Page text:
The G. sulfurreducens genome is a single circular chromosome of 3,814,139 base pairs (bp) with a total of 3466 predicted protein-encoding open reading frames [coding sequences (CDSs)] (Table 1 and fig. S1) (5). This genome offers a phylogenetic framework for evolutionary studies on metal ion reduction. Analysis of gene distribution patterns across lineages (phylogenetic profiling) revealed that G. sulfurreducens and the metal ion–reducing γ-Proteobacterium Shewanella oneidensis (6) shared only two genes not found in any other species: both encoding c-type cytochromes. Hence, the metal ion–reducing capabilities of these species are not simply related to their sharing an exclusive set of genes; the expansion of specific gene families and the presence of novel genes are also involved. Similar analysis revealed many global similarities in gene content across a wider range of taxa (table S1). One example is a cluster of 20 genes found in organisms including Desulfovibrio vulgaris, low-G+C firmicutes, and Archaea. Most of the genes with known functions in this cluster are involved in energy metabolism (such as those encoding heterodisulfide reductases). The presence of four additional conserved hypothetical CDSs in this cluster suggests that their functional roles may be related to energy metabolism as well.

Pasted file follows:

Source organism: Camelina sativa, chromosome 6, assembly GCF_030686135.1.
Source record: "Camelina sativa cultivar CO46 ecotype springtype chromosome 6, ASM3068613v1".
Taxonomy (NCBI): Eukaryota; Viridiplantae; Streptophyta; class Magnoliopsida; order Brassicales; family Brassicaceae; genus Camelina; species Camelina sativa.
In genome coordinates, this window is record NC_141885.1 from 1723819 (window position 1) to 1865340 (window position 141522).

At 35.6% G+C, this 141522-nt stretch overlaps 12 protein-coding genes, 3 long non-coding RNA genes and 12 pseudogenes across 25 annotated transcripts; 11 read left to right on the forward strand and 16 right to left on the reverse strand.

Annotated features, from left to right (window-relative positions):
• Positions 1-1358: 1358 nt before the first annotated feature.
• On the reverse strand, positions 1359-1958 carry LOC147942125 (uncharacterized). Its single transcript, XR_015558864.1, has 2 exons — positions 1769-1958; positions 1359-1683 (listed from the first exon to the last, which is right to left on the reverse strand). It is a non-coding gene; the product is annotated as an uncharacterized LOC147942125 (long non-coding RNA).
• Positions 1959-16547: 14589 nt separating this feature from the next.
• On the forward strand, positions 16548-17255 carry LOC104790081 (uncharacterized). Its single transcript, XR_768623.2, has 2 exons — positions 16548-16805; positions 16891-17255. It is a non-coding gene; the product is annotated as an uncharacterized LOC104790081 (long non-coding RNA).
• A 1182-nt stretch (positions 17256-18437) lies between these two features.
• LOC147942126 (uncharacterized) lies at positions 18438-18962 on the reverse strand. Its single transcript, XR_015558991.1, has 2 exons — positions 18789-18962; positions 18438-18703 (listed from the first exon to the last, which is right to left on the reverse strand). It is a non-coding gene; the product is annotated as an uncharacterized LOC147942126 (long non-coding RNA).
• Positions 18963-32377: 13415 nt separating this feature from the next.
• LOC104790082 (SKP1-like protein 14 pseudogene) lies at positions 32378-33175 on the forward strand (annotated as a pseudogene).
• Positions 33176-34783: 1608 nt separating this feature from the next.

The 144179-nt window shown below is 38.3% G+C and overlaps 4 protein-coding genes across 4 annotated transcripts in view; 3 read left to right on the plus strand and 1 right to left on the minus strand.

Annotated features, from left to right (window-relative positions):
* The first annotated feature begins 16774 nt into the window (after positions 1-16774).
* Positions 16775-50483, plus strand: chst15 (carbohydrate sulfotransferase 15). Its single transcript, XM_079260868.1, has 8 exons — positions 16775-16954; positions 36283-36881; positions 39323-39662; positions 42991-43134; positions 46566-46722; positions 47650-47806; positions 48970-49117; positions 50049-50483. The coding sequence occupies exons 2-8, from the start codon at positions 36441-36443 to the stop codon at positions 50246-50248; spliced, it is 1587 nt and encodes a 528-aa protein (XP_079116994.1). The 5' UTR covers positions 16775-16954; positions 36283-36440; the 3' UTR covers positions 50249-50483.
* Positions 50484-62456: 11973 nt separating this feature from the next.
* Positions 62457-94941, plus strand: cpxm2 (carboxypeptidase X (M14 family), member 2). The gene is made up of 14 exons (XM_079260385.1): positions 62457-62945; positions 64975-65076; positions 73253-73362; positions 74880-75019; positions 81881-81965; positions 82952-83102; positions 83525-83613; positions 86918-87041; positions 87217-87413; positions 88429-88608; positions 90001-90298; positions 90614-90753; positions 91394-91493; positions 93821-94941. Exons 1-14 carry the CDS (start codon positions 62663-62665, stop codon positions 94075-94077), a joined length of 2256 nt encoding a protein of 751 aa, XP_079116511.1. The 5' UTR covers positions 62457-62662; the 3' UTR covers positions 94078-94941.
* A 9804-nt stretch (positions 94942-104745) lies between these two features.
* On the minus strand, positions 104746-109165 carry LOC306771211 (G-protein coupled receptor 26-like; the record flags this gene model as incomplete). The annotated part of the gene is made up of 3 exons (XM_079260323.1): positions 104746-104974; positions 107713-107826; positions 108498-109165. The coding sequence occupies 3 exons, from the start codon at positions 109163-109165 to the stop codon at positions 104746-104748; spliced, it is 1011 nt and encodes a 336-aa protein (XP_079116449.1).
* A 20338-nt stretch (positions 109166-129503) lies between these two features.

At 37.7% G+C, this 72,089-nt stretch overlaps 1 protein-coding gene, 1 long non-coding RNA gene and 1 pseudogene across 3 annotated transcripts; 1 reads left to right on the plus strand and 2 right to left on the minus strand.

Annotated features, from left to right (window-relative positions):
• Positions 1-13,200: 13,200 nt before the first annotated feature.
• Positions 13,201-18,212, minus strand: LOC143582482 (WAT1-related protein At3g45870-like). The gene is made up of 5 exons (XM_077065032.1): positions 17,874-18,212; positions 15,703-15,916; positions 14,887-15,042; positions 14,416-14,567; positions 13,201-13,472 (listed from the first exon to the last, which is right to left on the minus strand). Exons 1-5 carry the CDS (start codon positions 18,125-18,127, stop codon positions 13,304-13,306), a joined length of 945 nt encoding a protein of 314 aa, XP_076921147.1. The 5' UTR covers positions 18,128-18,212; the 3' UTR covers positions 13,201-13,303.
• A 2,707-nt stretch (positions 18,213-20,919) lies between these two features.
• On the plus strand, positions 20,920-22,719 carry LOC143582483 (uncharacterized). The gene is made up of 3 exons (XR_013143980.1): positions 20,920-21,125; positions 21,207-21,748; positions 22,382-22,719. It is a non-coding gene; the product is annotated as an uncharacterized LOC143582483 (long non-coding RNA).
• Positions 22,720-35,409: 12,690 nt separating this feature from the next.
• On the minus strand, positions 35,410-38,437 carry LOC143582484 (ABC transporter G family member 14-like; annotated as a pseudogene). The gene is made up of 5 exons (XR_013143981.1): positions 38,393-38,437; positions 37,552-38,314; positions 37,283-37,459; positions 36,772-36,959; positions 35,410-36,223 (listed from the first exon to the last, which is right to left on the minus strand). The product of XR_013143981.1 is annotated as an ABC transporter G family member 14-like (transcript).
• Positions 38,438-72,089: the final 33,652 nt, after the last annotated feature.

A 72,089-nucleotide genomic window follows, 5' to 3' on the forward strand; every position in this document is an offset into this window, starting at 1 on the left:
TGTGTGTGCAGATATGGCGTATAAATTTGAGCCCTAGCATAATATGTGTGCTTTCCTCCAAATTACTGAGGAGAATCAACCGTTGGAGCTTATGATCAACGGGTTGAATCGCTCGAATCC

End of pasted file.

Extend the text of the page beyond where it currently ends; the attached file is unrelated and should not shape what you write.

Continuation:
Table 1.

General features of the G. sulfurreducens genome.

Size (bp) 3,814,139
G + C percentage 60.9
Number of predicted CDSs 3466
Average size of CDS (bp) 989
Percentage coding 90
Number of ribosomal RNA operons (16S-23S-5S) 2
Number of transfer RNAs 49
Number of structural RNAs 2
Number of CDSs similar to known protein 2011
Number of CDSs similar to proteins of unknown function 445
Number of conserved hypothetical proteins 384
Number of hypothetical proteins 633
Number of Rho-independent terminators 376

G. sulfurreducens encodes genes for glycolysis, the tricarboxylic acid (TCA) cycle, and the pentose phosphate pathway. With one notable exception, the TCA genes appear to be bacterial forms; however, both G. sulfurreducens and G. metallireducens (7) encode a form of citrate synthase previously reported only in eukaryotes (8) (fig. S2).